The Friday Night Lights book produced a great family drama, a very good high school movie (if you count Varsity Blues), and a very good sports movie. That final game!
The movie hews much closer to the basic facts of the book than the show. Maybe the TV show better captures its spirit, but the movie does benefit from the verisimilitude of reality. Who would come up with a coin toss to get into the playoffs?
Watch Varsity Blues or FNL and you might get the impression that Odessa is nestled in green, rolling hills. (Yes, Texas does have green and does have rolling hills.) But Odessa is past the green and the hills, past settled Texas, out in the ugly brown anvil of oil derrick-spotted west Texas. The Friday Night Lights production crew drove out of Austin and, unlike those other two, they kept driving all the way to Odessa. The real Ratliff stadium is more imposing than anything on Varsity Blues or FNL.
Featuring: A quarterback whose accent isn’t unintentionally hilarious (Texans don’t speak with southern accents, but it’s still better than whatever James Van Der Beek was doing). Tim McGraw, channeling his best Dwight Yoakam from Sling Blade. Jay Hernandez and Lee Jackson, who were a lot less excited to be cast as Brian Chavez and Ivory Christian after they read the script.
Three actors from the movie would return for FNL by my count. Brad Leland, who would reprise his role as a key booster, this time a little goofier and a little less sinister. Connie Britton, who would reprise her role as the coach’s wife, this time in a speaking role (only with a different coach at a different team). And Tim Crowley, a college football official who plays a ref in the state finals in the movie and one of the assistant coaches in the show (he is the one coach who follows Coach Taylor to East Dillon).
The runtime demands of a film means the story winds up heavily, heavily condensed. Only Boobie, Billingsley, and Mike Winchell get proper arcs. The story suffers from being squeezed into two hours, but Berg can say a lot with a few lingering shots—an early shot of little black boys wearing #45 jerseys chasing after Boobie contrasts with an injured Boobie watching a black man collect trash.
The comparison to Hoosiers: both tell a great (true) sports story, but both also show the dark side of a small town obsession with high school sports. This is fair, and enriches both works, as far as it goes. But if small towns have problems, those problems aren’t limited to football-mad towns with a rich tradition of success. My hometown has a lot of the same problems, and our high school football teams have more usually been wretched. And if Odessa (which isn’t really a small town) has particular problems of its own—and it surely does—it isn’t clear those problems are tied all that tightly to Permian football (or even at all). My thinking on this was changed to a degree by a feature included with the blu-ray on the true story. The feature includes footage from the 1988 season and, more relevant for our purposes, interviews with the real Winchell, Boobie, Billingsley, and Chavez (nobody cares about poor Jerrod McDougal). They come off as exceedingly . . . normal. I don’t know that they are any different from any other minute little average slice of America, only they have this one brilliant moment they can always treasure. The movie is perhaps a little over salutary, sure, but the book was very much the opposite. (Boobie and Chavez did wind up having legal trouble after the movie was made.)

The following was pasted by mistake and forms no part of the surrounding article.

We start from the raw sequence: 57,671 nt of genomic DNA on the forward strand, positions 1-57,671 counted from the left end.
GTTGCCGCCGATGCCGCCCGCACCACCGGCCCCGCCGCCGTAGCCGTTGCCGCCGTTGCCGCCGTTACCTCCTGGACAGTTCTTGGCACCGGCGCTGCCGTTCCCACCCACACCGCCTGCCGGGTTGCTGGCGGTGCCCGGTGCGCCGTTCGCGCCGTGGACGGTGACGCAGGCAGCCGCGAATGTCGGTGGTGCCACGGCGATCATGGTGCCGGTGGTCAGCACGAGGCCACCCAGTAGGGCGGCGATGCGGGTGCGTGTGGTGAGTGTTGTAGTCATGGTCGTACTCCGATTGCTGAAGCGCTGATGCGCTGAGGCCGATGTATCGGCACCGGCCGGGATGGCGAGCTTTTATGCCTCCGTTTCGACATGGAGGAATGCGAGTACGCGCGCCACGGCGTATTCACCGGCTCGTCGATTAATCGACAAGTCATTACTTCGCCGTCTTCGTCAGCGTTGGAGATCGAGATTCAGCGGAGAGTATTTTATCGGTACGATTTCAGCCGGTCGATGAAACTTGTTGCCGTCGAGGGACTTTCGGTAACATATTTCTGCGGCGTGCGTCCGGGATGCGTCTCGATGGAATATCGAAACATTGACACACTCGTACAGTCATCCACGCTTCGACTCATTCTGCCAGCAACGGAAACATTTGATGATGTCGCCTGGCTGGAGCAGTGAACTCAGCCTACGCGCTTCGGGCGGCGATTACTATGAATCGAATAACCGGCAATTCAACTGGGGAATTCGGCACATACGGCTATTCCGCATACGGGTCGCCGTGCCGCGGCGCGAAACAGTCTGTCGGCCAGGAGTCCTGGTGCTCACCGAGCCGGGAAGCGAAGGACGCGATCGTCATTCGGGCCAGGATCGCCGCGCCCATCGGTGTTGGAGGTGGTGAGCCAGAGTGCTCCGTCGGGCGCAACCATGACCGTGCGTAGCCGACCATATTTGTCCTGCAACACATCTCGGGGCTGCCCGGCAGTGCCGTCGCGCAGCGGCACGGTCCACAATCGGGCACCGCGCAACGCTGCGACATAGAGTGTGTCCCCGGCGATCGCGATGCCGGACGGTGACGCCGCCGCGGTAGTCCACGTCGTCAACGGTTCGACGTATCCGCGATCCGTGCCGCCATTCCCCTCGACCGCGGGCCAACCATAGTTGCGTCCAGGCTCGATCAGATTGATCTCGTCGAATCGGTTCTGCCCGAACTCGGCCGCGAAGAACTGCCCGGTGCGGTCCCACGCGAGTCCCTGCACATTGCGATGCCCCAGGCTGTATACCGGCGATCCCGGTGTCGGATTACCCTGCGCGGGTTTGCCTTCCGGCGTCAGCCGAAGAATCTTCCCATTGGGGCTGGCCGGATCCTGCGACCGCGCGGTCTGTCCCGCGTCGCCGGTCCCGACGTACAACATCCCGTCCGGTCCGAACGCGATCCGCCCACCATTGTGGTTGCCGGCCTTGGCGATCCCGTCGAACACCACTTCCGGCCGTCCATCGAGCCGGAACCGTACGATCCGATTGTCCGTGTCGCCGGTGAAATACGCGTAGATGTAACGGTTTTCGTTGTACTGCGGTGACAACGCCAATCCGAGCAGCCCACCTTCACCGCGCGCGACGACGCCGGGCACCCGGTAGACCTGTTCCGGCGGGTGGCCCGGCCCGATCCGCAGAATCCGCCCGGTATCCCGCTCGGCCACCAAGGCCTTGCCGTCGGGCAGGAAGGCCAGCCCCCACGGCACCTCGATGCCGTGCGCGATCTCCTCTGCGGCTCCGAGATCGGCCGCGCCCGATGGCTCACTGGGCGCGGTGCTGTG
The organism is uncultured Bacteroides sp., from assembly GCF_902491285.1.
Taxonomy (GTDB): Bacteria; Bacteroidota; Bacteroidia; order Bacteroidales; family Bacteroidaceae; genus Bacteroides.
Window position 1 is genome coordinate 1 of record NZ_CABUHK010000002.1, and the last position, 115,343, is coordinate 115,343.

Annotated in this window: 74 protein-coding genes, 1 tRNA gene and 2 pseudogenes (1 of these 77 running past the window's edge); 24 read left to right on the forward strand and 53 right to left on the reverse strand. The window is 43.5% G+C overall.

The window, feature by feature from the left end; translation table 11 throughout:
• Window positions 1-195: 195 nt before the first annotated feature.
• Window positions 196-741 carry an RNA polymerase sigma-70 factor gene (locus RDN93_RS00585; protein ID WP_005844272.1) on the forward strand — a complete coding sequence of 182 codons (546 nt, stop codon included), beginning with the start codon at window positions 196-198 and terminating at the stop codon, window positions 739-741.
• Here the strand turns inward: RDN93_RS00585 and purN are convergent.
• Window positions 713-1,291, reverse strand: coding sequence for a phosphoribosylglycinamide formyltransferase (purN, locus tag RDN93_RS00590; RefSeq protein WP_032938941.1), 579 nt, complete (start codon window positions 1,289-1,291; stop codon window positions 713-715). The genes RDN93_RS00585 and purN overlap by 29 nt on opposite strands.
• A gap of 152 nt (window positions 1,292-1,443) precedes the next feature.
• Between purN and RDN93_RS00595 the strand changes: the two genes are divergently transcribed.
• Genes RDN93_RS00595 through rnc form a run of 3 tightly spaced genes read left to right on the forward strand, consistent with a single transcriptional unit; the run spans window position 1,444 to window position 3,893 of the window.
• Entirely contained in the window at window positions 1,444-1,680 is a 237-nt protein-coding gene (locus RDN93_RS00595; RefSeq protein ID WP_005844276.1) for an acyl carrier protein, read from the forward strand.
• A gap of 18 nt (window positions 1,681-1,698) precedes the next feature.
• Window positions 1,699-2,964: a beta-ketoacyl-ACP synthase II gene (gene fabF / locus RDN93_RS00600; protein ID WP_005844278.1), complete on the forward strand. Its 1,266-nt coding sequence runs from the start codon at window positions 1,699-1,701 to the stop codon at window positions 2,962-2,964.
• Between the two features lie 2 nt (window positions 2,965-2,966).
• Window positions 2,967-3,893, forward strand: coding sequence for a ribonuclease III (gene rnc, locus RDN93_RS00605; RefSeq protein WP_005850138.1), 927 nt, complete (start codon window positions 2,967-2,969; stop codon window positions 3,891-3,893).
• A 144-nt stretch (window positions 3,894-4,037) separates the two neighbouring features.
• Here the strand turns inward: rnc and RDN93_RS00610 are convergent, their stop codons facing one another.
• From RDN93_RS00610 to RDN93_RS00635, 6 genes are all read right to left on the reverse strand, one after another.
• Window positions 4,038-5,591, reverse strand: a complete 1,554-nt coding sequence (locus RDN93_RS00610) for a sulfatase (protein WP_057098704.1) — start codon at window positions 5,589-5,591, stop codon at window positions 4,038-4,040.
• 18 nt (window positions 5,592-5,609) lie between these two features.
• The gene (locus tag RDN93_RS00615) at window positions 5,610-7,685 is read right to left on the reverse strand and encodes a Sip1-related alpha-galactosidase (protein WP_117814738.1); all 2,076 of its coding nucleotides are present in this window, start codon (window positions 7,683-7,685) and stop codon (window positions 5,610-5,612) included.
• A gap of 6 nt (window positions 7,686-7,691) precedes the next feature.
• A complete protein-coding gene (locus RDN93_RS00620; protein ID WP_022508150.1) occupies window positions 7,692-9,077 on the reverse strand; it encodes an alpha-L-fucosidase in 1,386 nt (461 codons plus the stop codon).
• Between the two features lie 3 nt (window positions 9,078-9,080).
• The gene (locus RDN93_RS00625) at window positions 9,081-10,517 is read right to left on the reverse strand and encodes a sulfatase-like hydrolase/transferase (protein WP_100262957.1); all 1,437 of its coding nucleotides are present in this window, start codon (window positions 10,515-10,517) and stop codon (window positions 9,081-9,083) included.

Friday Night Lights improves on rewatch because it is so dang emotionally rich. You really feel for those kids. Perhaps because Friday Night Lights is the rare sports movie that doesn’t end in a victory. Sometimes it really is how you play the game.